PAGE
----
We’ve gotten to this point because the press, and others, have been normalizing this administration for more than four years now. I warned them not to do it, but they did it anyway. Now, Trump can say anything, it doesn’t matter how outlandish, and people seem to think, “That’s just Trump being Trump.” Trump being Trump must not be seen as normal.

We need people to speak up. We need to let the world know that the sitting president must not undermine the integrity of American elections. None of us should accept the status quo. Silence is frightening. We need to be reassured that our basic institutions will survive this horrid presidency.

Share This:

Red Lipstick

This is the July story for the 12 stories in 12 months challenge. You may have noticed that I haven’t published one of these in a few months. Between the pandemic and starting a new job, life has just been too crazy. But, hopefully, I’m back in the groove now. This month’s prompt was “red lipstick” and the word count was 300. It’s not my best work, but it’s good to be writing again. And it’s short enough to be painless.


He carried the bus pan into the back and put it on the counter to the left of the dishwasher. He put a tray in between and started unloading the dishes. He looked down at a set of lip prints on a white mug.

Ugh. Red lipstick. I hate red lipstick. It never wants to come off.

Besides, it doesn’t even look good. If you’re going to make your lips look fake, why red? What about yellow or blue?

He finished loading the tray. He lifted the handle on the dishwasher and slid the tray in. He lowered the handle and the cycle started.

Gram used to wear red lipstick.

Yeah. It always smudged on my cheek. I’d be rubbing it off forever.

She never went out without makeup. Had to look presentable, even if she was just getting the mail. It’s funny, I don’t think I’ve ever seen either of her daughters wear any makeup. Must be a generational thing.

It was shocking seeing her in the hospital. No makeup at all. She must have been mortified. All those doctors and nurses and attendants going in and out, and she didn’t even have her face on.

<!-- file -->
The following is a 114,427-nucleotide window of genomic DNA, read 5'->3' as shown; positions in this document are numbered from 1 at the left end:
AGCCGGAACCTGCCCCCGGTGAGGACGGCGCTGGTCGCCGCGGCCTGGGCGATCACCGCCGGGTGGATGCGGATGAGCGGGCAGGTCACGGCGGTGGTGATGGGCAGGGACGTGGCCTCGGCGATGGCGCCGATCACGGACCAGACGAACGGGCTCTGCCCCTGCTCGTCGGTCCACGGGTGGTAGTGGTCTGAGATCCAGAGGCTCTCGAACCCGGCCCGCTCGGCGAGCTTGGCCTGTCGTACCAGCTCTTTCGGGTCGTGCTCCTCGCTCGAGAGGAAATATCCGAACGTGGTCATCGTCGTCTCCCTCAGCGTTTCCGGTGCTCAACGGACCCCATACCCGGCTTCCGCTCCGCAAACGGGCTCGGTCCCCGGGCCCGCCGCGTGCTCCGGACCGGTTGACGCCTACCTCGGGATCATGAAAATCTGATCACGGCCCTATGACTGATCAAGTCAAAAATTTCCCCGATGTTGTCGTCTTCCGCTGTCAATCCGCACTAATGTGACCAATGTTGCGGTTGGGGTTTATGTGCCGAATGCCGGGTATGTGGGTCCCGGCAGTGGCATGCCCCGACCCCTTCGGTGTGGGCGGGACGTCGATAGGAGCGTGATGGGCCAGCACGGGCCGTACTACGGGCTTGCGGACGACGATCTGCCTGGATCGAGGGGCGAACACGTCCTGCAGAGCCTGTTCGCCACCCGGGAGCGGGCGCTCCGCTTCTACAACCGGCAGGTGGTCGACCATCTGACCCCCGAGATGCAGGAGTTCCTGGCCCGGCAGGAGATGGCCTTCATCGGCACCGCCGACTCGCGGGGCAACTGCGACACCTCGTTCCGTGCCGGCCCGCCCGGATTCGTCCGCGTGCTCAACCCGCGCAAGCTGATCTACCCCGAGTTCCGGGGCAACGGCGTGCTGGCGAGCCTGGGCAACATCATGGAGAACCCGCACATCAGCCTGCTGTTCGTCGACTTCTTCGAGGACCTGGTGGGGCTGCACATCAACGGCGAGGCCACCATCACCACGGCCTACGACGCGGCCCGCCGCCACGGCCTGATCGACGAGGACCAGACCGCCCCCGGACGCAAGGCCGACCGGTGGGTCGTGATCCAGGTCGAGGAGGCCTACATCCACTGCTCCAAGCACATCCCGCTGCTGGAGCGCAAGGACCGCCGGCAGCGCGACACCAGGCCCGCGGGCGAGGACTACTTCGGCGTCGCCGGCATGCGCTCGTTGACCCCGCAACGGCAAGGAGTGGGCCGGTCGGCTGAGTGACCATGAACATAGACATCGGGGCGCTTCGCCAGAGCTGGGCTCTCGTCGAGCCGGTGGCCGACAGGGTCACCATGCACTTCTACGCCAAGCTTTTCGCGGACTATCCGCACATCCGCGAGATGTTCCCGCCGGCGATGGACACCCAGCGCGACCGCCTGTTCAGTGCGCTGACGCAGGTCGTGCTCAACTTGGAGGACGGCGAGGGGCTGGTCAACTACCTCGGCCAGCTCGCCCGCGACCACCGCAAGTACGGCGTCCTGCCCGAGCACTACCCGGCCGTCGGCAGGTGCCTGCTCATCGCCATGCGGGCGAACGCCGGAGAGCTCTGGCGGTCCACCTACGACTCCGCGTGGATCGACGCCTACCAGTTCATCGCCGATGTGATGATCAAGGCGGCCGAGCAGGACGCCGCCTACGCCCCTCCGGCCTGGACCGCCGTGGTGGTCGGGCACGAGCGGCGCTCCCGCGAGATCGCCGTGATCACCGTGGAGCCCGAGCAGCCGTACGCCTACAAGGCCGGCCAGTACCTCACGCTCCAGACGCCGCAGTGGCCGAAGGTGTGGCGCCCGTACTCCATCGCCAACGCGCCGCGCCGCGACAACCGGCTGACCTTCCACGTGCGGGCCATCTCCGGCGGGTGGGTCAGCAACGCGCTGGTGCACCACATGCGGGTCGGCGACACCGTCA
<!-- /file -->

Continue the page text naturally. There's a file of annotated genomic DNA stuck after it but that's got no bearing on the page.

The cycle finished. He pulled the tray out of the right side of the machine and watched the steam dissipate. He started collecting the dishes to put away. He picked up the white mug. They were lighter, but the lip prints were still there. He chuckled.

Like I said, it never wants to come off.

He rubbed the stain with his thumb. Nothing happened. He wet a cloth and put some soap on it, then rubbed the rim of the mug. After a minute, it was white again. He put it with the other mugs and sighed.

I miss her all the time.

Share This:

Flags (And Other Symbols) Are Important

On June 30, 2020, the Governor of Mississippi signed into law a piece of legislation that will, finally, remove the Confederate battle flag from Mississippi’s state flag. This is a big deal, and an unequivocally good thing. It comes during a time of intense debate about all kinds of symbols, from statues and monuments to names of schools and other buildings to sports mascots. This is an important conversation for several reasons.

I’ll start with the most obvious reason. Adopting a symbol is the same as endorsing what that symbol symbolizes. Mississippi, by having a Confederate symbol on their official flag, has been endorsing racism and treason for over a century. Those endorsements are both blameworthy and shame-worthy. It’s sad that it took Mississippi 126 years to feel that shame, but at least they do now.

Another reason the debate around symbols is important is because there is a difference between remembering history and commemorating history. Remembering means knowing what happened. Commemorating means celebrating what happened. A statue displayed in a public place is commemorating, not remembering. Every statue of Robert E. Lee or Jefferson Davis is celebrating what they did. They are celebrating traitors who fought for the right to enslave other people. The Civil War is well documented in books, movies, and museums. There’s no danger of people forgetting what happened. It’s long past time to stop celebrating the bad guys.